Love at First Sound opened set two, from his award winning album Joy Riding, which he admitted to being very proud of, and justifiably so from what we heard tonight. This beautiful ballad had him back on baritone with some lovely piano touches and the excellent Dave Newton prevalent throughout the gig.
You Gotta Dig it to Digit, you Dig, a reference to Monk, and title of his latest album brought the first set to an end.
Keep it to Yourself, I think he said by bass player Gascoyne, marked a barnstorming return. A Latin piece with a Latin title I couldn't understand, and the absence of a singer necessitated some audience participation and we were more than happy to help out, some seriously impressive hand work from Tracey and the leader back on alto.
He'd described the show as a journey through his saxophone collection and, while I've always championed soprano and especially baritone, I'm aware that this may be in part, because we generally hear less. Even though I haven't made a note of tenor yet, even though he'd certainly played it, by this time I'd more or less decided it's my favourite, but now I found myself reconsidering alto. Maybe it's like choosing a favourite child.
Homecoming was a gorgeous slice of something, dare I say, close to smooth Jazz, Voodoo Rex from the tradition of New Orleans and ending with Bad Diddley or Bo Didley Clap(along), definitely sounding like something I might know with a different hat on.
Four more great musicians, another super show, Nash like a Michael McIntyre on Jazz. A tad straighter than my preference stopped it being a highlight of the festival, already shaping up to be a classic, but well within my spectrum, and indicative of the significant range of styles over only two days I was there and eight bands I saw.  
Steve T. 

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Whilst we appreciate the many emails, texts, messages and other communications we receive requesting album/gig reviews on BSH, regrettably, we are unable to reply to them all other than those we are able to answer with a positive response.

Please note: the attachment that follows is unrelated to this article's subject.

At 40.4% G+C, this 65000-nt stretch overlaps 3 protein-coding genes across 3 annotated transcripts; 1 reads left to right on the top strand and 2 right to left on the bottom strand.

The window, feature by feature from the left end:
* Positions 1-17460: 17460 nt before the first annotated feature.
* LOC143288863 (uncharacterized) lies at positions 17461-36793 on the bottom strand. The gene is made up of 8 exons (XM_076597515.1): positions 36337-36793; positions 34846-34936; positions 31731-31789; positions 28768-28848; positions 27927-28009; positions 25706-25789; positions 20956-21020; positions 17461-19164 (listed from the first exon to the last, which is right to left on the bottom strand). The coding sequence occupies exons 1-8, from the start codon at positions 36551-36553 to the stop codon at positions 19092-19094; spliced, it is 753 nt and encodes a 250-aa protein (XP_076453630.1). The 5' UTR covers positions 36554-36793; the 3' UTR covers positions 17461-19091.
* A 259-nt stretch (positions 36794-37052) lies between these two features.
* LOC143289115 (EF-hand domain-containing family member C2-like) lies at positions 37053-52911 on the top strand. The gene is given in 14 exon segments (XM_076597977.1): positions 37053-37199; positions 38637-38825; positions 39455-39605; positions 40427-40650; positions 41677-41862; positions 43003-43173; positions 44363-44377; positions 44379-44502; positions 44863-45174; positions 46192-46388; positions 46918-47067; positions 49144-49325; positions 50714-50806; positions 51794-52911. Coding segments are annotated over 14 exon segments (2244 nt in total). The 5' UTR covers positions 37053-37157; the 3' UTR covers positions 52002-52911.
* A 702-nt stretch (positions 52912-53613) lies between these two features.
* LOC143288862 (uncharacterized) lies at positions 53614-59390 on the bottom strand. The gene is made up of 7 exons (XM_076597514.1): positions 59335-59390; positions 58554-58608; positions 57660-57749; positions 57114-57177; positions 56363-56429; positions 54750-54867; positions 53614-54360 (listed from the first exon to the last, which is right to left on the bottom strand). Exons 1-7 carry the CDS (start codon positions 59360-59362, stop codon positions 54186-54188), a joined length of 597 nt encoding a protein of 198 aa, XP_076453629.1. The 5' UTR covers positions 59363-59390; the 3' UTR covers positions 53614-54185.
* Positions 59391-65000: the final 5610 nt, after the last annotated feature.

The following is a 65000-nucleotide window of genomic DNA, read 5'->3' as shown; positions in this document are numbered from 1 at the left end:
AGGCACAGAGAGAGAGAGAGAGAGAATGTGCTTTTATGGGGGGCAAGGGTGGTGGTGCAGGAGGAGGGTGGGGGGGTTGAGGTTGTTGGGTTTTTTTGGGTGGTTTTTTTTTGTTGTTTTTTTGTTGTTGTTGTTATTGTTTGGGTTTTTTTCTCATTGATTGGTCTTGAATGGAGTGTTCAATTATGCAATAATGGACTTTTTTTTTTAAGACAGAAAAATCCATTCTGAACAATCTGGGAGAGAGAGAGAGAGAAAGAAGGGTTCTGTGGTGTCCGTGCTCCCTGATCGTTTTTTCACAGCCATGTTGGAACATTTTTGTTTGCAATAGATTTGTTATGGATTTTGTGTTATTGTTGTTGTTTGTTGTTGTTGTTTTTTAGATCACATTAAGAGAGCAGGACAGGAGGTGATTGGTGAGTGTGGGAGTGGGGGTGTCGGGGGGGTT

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About this blog - contact details.

Bebop Spoken Here -- Here, being the north-east of England -- centred in the blues heartland of Newcastle and reaching down to the Tees Delta and looking upwards to the Land of the Kilt.
Not a very original title, I know; not even an accurate one as my taste, whilst centred around the music of Bird and Diz, extends in many directions and I listen to everything from King Oliver to Chick Corea and beyond. Not forgetting the Great American Songbook the contents of which has provided the inspiration for much great jazz and quality popular singing for round about a century.
The idea of this blog is for you to share your thoughts and pass on your comments on discs, gigs, jazz - music in general. If you've been to a gig/concert or heard a CD that knocked you sideways please share your views with us. Tell us about your favourites, your memories, your dislikes.
Lance (Who wishes it to be known that he is not responsible for postings other than his own and that he's not always responsible for them.)
Contact: lanceliddle@gmail.com I look forward to hearing from you.